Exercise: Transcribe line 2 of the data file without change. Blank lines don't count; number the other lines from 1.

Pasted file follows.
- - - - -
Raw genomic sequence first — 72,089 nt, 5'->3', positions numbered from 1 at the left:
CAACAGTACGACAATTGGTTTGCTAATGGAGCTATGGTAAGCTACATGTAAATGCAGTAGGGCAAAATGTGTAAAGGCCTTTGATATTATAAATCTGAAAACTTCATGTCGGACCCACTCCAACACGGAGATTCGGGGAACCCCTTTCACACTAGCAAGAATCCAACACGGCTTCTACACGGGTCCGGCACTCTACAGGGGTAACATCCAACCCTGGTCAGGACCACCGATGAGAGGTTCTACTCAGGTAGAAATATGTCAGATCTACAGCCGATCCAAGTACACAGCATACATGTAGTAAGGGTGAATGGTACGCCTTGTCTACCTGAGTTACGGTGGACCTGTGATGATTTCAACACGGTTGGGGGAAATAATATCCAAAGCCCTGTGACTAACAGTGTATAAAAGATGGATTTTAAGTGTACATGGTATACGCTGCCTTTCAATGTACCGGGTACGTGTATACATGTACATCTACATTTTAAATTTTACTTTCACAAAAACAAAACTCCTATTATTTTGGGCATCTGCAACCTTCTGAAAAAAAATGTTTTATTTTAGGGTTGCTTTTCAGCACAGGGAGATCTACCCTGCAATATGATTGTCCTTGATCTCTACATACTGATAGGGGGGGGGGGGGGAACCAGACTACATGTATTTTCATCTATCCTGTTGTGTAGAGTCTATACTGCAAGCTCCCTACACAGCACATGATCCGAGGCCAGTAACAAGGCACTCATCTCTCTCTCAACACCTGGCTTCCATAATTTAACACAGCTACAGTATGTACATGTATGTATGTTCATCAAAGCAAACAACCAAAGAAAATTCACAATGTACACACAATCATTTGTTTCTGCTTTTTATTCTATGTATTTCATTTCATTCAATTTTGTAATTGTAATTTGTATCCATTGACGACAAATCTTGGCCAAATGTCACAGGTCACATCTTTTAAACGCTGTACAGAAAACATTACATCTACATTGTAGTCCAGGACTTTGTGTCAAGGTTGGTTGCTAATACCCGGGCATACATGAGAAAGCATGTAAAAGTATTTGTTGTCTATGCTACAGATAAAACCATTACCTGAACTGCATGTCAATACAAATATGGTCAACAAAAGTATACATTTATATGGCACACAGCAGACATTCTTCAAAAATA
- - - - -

CAACAGTACGACAATTGGTTTGCTAATGGAGCTATGGTAAGCTACATGTAAATGCAGTAGGGCAAAATGTGTAAAGGCCTTTGATATTATAAATCTGAAAACTTCATGTCGGACCCACTCCAACACGGAGATTCGGGGAACCCCTTTCACACTAGCAAGAATCCAACACGGCTTCTACACGGGTCCGGCACTCTACAGGGGTAACATCCAACCCTGGTCAGGACCACCGATGAGAGGTTCTACTCAGGTAGAAATATGTCAGATCTACAGCCGATCCAAGTACACAGCATACATGTAGTAAGGGTGAATGGTACGCCTTGTCTACCTGAGTTACGGTGGACCTGTGATGATTTCAACACGGTTGGGGGAAATAATATCCAAAGCCCTGTGACTAACAGTGTATAAAAGATGGATTTTAAGTGTACATGGTATACGCTGCCTTTCAATGTACCGGGTACGTGTATACATGTACATCTACATTTTAAATTTTACTTTCACAAAAACAAAACTCCTATTATTTTGGGCATCTGCAACCTTCTGAAAAAAAATGTTTTATTTTAGGGTTGCTTTTCAGCACAGGGAGATCTACCCTGCAATATGATTGTCCTTGATCTCTACATACTGATAGGGGGGGGGGGGGGAACCAGACTACATGTATTTTCATCTATCCTGTTGTGTAGAGTCTATACTGCAAGCTCCCTACACAGCACATGATCCGAGGCCAGTAACAAGGCACTCATCTCTCTCTCAACACCTGGCTTCCATAATTTAACACAGCTACAGTATGTACATGTATGTATGTTCATCAAAGCAAACAACCAAAGAAAATTCACAATGTACACACAATCATTTGTTTCTGCTTTTTATTCTATGTATTTCATTTCATTCAATTTTGTAATTGTAATTTGTATCCATTGACGACAAATCTTGGCCAAATGTCACAGGTCACATCTTTTAAACGCTGTACAGAAAACATTACATCTACATTGTAGTCCAGGACTTTGTGTCAAGGTTGGTTGCTAATACCCGGGCATACATGAGAAAGCATGTAAAAGTATTTGTTGTCTATGCTACAGATAAAACCATTACCTGAACTGCATGTCAATACAAATATGGTCAACAAAAGTATACATTTATATGGCACACAGCAGACATTCTTCAAAAATA